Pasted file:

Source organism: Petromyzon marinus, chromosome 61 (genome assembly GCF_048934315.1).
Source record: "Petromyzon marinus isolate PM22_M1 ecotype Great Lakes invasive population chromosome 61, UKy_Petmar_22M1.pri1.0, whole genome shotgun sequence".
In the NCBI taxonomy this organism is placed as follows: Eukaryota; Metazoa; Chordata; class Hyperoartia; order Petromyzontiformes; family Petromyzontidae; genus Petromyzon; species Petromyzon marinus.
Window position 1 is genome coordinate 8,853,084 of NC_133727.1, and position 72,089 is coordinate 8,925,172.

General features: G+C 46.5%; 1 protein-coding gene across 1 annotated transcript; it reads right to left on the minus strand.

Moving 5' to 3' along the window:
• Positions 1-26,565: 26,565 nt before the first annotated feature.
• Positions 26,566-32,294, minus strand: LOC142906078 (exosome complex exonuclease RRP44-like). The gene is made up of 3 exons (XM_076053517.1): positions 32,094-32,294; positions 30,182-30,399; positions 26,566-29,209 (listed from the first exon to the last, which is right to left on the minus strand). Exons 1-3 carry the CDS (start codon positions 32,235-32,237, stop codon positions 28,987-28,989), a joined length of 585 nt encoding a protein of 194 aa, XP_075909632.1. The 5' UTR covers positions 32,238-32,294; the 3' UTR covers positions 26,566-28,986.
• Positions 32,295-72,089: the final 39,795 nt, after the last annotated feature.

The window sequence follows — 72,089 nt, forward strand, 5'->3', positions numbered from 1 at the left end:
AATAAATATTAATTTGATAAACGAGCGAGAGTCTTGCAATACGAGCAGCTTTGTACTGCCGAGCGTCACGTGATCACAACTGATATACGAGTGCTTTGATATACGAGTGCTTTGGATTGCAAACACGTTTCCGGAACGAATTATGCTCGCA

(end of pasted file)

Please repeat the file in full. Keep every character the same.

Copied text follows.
Source organism: Petromyzon marinus, chromosome 61 (genome assembly GCF_048934315.1).
Source record: "Petromyzon marinus isolate PM22_M1 ecotype Great Lakes invasive population chromosome 61, UKy_Petmar_22M1.pri1.0, whole genome shotgun sequence".
In the NCBI taxonomy this organism is placed as follows: Eukaryota; Metazoa; Chordata; class Hyperoartia; order Petromyzontiformes; family Petromyzontidae; genus Petromyzon; species Petromyzon marinus.
Window position 1 is genome coordinate 8,853,084 of NC_133727.1, and position 72,089 is coordinate 8,925,172.

General features: G+C 46.5%; 1 protein-coding gene across 1 annotated transcript; it reads right to left on the minus strand.

Moving 5' to 3' along the window:
• Positions 1-26,565: 26,565 nt before the first annotated feature.
• Positions 26,566-32,294, minus strand: LOC142906078 (exosome complex exonuclease RRP44-like). The gene is made up of 3 exons (XM_076053517.1): positions 32,094-32,294; positions 30,182-30,399; positions 26,566-29,209 (listed from the first exon to the last, which is right to left on the minus strand). Exons 1-3 carry the CDS (start codon positions 32,235-32,237, stop codon positions 28,987-28,989), a joined length of 585 nt encoding a protein of 194 aa, XP_075909632.1. The 5' UTR covers positions 32,238-32,294; the 3' UTR covers positions 26,566-28,986.
• Positions 32,295-72,089: the final 39,795 nt, after the last annotated feature.

The window sequence follows — 72,089 nt, forward strand, 5'->3', positions numbered from 1 at the left end:
AATAAATATTAATTTGATAAACGAGCGAGAGTCTTGCAATACGAGCAGCTTTGTACTGCCGAGCGTCACGTGATCACAACTGATATACGAGTGCTTTGATATACGAGTGCTTTGGATTGCAAACACGTTTCCGGAACGAATTATGCTCGCA